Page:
My Rating: 8/10
Paris, 1925: To enter the Secret Circus is to enter a world of wonder—a world where women weave illusions of magnificent beasts, carousels take you back in time, and trapeze artists float across the sky. Bound to her family’s circus, it’s the only world Cecile Cabot knows until she meets a charismatic young painter and embarks on a passionate affair that could cost her everything.
Virginia, 2004: Lara Barnes is on top of the world, until her fiancé disappears on their wedding day. When her desperate search for answers unexpectedly leads to her great-grandmother’s journals, Lara is swept into a story of a dark circus and ill-fated love.
The Ladies of the Secret Circus is my second book by Constance Sayers and I’ve thoroughly enjoyed them both! From the first pages when Lara’s fiancé disappears to the last moments, I found myself very invested in all of these characters. I loved the dual storylines, mostly told from Lara’s POV but partially told through Cecile’s diary. Usually I find diary entries from the past to be pretty boring but I was just as interested in what Cecile had to say as Lara. Each time we dove into the past with Cecile, the voice was so distinctly different from Lara. I found myself getting chills, waiting to see what could go wrong. Through this diary and some other means, Lara finds out that her circus-owning family might have a more sinister background than she ever expected; that they might even have something to do with disappearances in their town. At the same time, she’s getting closer to a friend and wondering if she can ever love again when she doesn’t know what happened to her husband-to-be.
“I’m sorry that I had to grow up—that you didn’t meet me now instead of then.”
This book was romantic, devastating, and eery. It’s part love story, part horror, and part mystery. It’s one of those genre-bending novels that has a little bit of something for everyone. The atmosphere is vividly painted for us and I was eager to know how everything intertwined. Althacazur is a demon, Lucifer’s supposed favorite. He shows up throughout the novel to stir up trouble and to try to influence Lara. She digs to find out why all of the women in her family seem to have seen him at some point. Not only did he provide some tension, he also provided some humor. He was the perfect representation of a carefree but malicious demon.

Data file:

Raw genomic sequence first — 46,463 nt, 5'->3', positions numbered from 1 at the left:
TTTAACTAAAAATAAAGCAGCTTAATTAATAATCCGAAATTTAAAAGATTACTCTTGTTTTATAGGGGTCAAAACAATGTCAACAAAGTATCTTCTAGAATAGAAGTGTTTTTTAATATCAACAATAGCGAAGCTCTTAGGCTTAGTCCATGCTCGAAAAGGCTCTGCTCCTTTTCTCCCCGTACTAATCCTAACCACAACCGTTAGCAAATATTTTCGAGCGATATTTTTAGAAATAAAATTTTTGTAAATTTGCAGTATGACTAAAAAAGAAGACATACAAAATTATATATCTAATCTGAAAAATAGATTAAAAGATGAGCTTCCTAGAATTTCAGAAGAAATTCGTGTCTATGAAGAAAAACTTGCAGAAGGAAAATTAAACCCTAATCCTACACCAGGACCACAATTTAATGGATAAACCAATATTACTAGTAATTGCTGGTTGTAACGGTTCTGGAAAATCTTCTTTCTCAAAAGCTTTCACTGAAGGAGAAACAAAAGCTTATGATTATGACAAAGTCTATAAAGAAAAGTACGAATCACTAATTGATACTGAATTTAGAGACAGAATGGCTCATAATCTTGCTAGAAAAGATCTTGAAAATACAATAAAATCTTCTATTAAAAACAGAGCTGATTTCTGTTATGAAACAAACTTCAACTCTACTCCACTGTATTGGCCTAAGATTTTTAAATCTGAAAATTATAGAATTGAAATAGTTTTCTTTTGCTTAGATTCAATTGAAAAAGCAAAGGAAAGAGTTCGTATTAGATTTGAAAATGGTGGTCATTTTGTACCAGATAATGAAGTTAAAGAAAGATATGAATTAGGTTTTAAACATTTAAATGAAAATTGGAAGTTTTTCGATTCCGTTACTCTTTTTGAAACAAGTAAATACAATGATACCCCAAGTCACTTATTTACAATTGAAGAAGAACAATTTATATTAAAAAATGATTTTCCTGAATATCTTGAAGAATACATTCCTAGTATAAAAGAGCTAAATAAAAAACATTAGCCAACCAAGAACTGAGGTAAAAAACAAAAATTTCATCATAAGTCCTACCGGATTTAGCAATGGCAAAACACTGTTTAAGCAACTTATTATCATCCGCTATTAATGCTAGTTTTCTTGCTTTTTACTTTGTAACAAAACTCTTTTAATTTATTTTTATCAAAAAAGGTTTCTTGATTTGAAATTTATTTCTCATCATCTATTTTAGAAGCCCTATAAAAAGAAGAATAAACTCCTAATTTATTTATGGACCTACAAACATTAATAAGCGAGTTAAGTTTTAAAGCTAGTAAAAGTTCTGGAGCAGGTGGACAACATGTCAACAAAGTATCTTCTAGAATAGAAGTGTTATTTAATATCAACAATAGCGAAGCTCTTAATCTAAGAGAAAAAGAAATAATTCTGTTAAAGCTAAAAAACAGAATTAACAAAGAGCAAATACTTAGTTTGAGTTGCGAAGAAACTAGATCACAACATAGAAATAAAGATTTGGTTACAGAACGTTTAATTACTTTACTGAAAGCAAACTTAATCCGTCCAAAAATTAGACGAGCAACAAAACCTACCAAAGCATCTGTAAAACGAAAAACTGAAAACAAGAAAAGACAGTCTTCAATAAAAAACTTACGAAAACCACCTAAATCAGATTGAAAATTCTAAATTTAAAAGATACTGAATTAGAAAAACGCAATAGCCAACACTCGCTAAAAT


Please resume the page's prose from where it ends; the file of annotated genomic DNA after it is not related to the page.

I had just a few issues with this novel. Sometimes it tended to meander from the plot. I think our author was excited to build the history behind these people and the circus, but it wasn’t always necessary. Additionally, I don’t think the last scene of the book was needed, it kind of irritated me that one of our characters was willing to throw everything away after so much had been accomplished. I thought it was a bit selfish in light of all that had happened. My last issue can be contributed to my edition being an advanced reader copy. There were a lot more errors in regards to spelling, punctuation, and grammar than I’m used to. It could be a bit distracting, but I’m sure that has been worked out for the final published print and shouldn’t inhibit the reading experience.
Still, with all that, it was a perfectly stunning read. You can tell Sayers holds Paris in her heart, that she loves writing about it and she does it well. Much of the novel has this dark, sinister tone to it that is attributed to the demonic Secret Circus. It manages to keep a much-needed spark of light, though. There were moments that truly surprised me, which doesn’t happen too often. The Ladies of the Secret Circus was a thrilling, witchy, brutal– yet tender read.
Thanks to Hanna from Sparkpoint for asking if I’d like a copy, and to Redhook/Orbit.
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